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Alumni reconnect with UIndy community at recital

Posted on 10.11.2017
A group of alumni of the Music Department perform a hand bell piece at the Alumni Recital on Sept. 30 in Ruth Lilly Performance Hall. This is the first year in the recital’s history  in which it aligned with UIndy’s Homecoming festivities. Photo contributed by Peter Nichols

A group of alumni of the Music Department perform a hand bell piece at the Alumni Recital on Sept. 30 in Ruth Lilly Performance Hall. This is the first year in the recital’s history in which it aligned with UIndy’s Homecoming festivities. Photo contributed by Peter Nichols

For the first time in its history, the Alumni Recital became a part of Homecoming festivities. The performance was held in the Ruth Lilly Performance Hall on Sept. 30, the same day as the annual football game. The recital is typically held in November, making this year an unusual occurrence. The Alumni Recital was organized by Assistant Professor of Music Mitzi Westra.

“Just this past year, [Associate Vice President for Alumni Engagement] Andy Kocher suggested to have the recital on Homecoming, and I thought that would be great,” Westra said. “They [Alumni Engagement Staff] can separate out music alumni specifically, so we ended up hitting a much bigger pool this time around and got people all the way back from the Class of 1950.”

The recital consisted of 10 different acts, including a group of hand bell ringers; flute pieces by Jenna Page (Class of 2011) with Allison Vickery (Class of 2018) on piano; Amber Beams (Class of 2014) and Cara Shackelford (Class of 2012); a soprano solo by Brooke Haggard (Class of 2001); a mezzo-soprano solo by Mary Williams Holmes (class of 1977); a trumpet piece by Larry Powell (class of 1993) and a piano piece by Mary Jordan Smith (class of 1950). Each of the individual performers brought in their own materials for the recital, while the hand bell group was orchestrated prior to the event.

Mary Jordan Smith still plays the piano at age 92, making her a highlight of the show. Smith graduated in 1950 with a degree in music from what was then Indiana Central College. She said she has observed many major changes to the campus since her time attending the university.

“We only had Good Hall, which we called the ‘AD Building’ as in ‘Administration Building,’” Smith said. “I spent most of my time on the top floor; third floor was music. That’s where we had classes, and that’s where we had practice rooms. I majored in piano and minored in voice. I remember my adviser insisting I had to take chemistry. I could not handle chemistry, and I lost my scholarship because of that and later found out there was something else I could have done to keep my scholarship.”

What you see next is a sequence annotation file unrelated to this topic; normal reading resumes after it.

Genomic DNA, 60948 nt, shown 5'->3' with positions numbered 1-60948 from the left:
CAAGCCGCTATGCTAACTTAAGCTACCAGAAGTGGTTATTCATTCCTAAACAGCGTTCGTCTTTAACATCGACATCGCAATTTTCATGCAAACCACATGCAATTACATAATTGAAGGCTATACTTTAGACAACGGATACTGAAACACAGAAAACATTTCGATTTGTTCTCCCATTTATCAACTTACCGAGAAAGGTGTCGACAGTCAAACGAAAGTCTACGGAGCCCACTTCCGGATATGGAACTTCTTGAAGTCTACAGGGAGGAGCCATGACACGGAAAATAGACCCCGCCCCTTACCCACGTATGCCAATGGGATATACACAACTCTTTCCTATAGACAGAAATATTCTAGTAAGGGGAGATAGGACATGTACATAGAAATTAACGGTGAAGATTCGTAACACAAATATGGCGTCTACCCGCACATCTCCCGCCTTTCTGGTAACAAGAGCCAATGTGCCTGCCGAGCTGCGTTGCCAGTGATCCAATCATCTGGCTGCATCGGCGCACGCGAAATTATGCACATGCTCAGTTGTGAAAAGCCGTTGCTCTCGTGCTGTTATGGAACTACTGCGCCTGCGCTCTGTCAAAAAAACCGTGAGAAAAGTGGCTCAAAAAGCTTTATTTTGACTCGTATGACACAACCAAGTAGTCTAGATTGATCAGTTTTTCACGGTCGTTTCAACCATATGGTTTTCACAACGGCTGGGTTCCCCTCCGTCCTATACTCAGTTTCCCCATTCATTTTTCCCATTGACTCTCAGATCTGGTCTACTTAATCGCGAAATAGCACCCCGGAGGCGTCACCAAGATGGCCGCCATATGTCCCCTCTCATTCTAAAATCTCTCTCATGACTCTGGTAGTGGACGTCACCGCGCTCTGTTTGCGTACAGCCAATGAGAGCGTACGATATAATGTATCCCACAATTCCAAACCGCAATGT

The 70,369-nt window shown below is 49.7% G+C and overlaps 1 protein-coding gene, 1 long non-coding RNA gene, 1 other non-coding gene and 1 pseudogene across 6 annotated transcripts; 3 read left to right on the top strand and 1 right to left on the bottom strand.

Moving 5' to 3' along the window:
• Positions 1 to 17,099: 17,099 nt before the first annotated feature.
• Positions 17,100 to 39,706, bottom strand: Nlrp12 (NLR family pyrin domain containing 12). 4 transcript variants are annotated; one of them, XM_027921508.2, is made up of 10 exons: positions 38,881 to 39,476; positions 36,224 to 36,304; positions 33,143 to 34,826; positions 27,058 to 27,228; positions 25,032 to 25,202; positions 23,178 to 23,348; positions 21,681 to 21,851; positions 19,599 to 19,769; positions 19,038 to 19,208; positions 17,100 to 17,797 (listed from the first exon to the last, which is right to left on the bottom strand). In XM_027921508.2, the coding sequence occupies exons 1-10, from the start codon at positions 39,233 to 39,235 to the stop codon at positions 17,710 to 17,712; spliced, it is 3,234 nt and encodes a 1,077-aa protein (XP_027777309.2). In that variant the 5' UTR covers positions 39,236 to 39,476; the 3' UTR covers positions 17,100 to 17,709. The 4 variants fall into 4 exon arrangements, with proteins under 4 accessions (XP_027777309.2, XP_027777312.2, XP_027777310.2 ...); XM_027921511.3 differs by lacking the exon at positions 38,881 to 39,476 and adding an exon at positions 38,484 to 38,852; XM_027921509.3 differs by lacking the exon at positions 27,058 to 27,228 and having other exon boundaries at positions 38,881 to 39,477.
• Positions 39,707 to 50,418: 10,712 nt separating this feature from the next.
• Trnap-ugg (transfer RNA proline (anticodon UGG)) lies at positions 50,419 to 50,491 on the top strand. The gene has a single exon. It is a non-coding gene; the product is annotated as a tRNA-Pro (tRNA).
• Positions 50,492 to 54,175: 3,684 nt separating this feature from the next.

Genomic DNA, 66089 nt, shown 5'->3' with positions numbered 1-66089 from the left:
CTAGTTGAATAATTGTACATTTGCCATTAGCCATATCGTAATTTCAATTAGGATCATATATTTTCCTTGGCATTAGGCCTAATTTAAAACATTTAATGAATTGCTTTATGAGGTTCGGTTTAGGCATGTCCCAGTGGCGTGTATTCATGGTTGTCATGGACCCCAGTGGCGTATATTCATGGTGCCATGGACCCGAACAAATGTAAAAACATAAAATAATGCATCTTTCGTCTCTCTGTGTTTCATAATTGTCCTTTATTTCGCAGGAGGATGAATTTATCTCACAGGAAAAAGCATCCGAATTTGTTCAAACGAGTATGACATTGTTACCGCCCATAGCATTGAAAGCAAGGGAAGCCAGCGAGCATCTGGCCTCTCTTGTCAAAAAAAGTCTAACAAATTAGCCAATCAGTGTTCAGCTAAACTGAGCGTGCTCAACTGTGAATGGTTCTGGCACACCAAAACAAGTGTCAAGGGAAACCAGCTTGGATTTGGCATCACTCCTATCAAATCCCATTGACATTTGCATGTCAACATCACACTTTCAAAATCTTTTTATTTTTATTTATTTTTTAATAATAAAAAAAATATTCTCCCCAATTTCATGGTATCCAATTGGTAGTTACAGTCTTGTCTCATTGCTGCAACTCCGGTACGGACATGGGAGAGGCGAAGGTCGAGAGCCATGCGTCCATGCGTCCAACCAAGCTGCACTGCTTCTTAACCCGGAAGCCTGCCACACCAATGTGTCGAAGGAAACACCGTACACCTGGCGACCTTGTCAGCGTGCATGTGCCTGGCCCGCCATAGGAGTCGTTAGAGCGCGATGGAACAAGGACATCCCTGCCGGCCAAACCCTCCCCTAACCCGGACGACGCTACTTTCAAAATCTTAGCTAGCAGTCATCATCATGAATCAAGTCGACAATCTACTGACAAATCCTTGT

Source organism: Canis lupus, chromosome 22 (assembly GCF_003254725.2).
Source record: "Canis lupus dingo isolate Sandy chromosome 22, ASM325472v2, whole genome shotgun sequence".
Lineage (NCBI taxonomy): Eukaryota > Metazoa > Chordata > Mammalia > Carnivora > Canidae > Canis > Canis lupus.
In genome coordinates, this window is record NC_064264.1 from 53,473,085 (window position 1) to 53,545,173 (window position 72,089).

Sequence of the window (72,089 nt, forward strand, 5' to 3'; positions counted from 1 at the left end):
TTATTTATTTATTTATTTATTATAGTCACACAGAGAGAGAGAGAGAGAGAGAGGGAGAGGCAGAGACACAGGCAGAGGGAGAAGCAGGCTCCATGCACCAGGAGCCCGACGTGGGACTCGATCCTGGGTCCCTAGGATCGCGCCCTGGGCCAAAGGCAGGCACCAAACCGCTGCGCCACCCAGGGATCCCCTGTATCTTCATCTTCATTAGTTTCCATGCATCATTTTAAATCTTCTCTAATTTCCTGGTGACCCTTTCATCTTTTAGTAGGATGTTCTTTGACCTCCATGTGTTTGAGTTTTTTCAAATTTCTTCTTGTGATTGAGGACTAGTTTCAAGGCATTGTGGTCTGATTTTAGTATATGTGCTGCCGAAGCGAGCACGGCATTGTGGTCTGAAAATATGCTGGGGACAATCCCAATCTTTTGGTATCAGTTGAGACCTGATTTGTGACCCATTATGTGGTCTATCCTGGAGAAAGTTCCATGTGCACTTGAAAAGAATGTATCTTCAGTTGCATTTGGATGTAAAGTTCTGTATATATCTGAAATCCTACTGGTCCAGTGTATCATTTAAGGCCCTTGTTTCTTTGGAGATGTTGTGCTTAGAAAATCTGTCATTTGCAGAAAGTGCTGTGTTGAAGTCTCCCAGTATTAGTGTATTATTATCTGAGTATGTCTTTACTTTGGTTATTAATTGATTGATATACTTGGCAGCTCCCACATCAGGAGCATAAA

Smith has deep ties with music. She started taking piano lessons when she was six years old and began learning to play the violin in the fourth grade. She was also in the college orchestra, sang mezzo-soprano in the choir and played the clarinet.

“My mother had all three of the girls—there were six children—take piano, and we ended up singing together in church,” Smith said. “We were a trio of singers in the church. We would actually sing at Sunday night services. In high school, I had orchestra, and I was playing violin and taking piano lessons from Jordan Conservatory here in Indianapolis.  Jordan Conservatory became the Jordan College of Music at Butler University. My oldest sister graduated from Indiana Central, and the other from Butler.”

Smith’s strong connection to the university is not just through music. While at Indiana Central, she met a man named Wayne Smith, who later became her husband.

“I met him when he was a freshman and I was a sophomore,” Smith said. “We met in September of 1947 and would get married in July of 1951. I went to Dr. Esch and he actually married us.”

Many students on campus are familiar with Esch Hall but may not be as familiar with who he was. Dr. Lynd Esch was the president of Indiana Central from 1945-50. Smith remembers him as knowing and being known by everyone.

Esch would go on to help Smith gain a teaching position in Indianapolis.

After graduating with her degree in music, Smith taught at various schools before retiring after 33 years. She traveled with her husband after he retired and became an ordained minister, living in different places such as St. Claire Shores, Mich., Kansas City, Mo. and Greeley, Colo.

“I was the kind of wife that didn’t crab about what he wanted to do,” Smith said. “I was his music person [at the church where her husband preached] and his secretary. We raised two children who are so good to me.”

Another standout at the recital was the ukulele duet by Abby Means and Derek Gould, both of whom graduated from UIndy in 2013. This was the first time the Alumni Recital ever featured a ukulele duet. The two performed “Beach Medley” at the recital while incorporating a comedic skit into the performance.

Coming back to the university gives alumni a chance to see how the music program has changed since they were there while also allowing them to make connections with current music students, as well as alumni from different graduating classes.

“I get the sensation that the people who like to come back regularly, that have done it [the recital] the last several years, love it because their college years were a really special time in their life, and they get to remember that time,” Westra said. “Now that it’s associated with homecoming, it’s about celebrating a little bit deeper and celebrating more of the tradition that is UIndy, and I’m really happy to see that possibility start opening up.”

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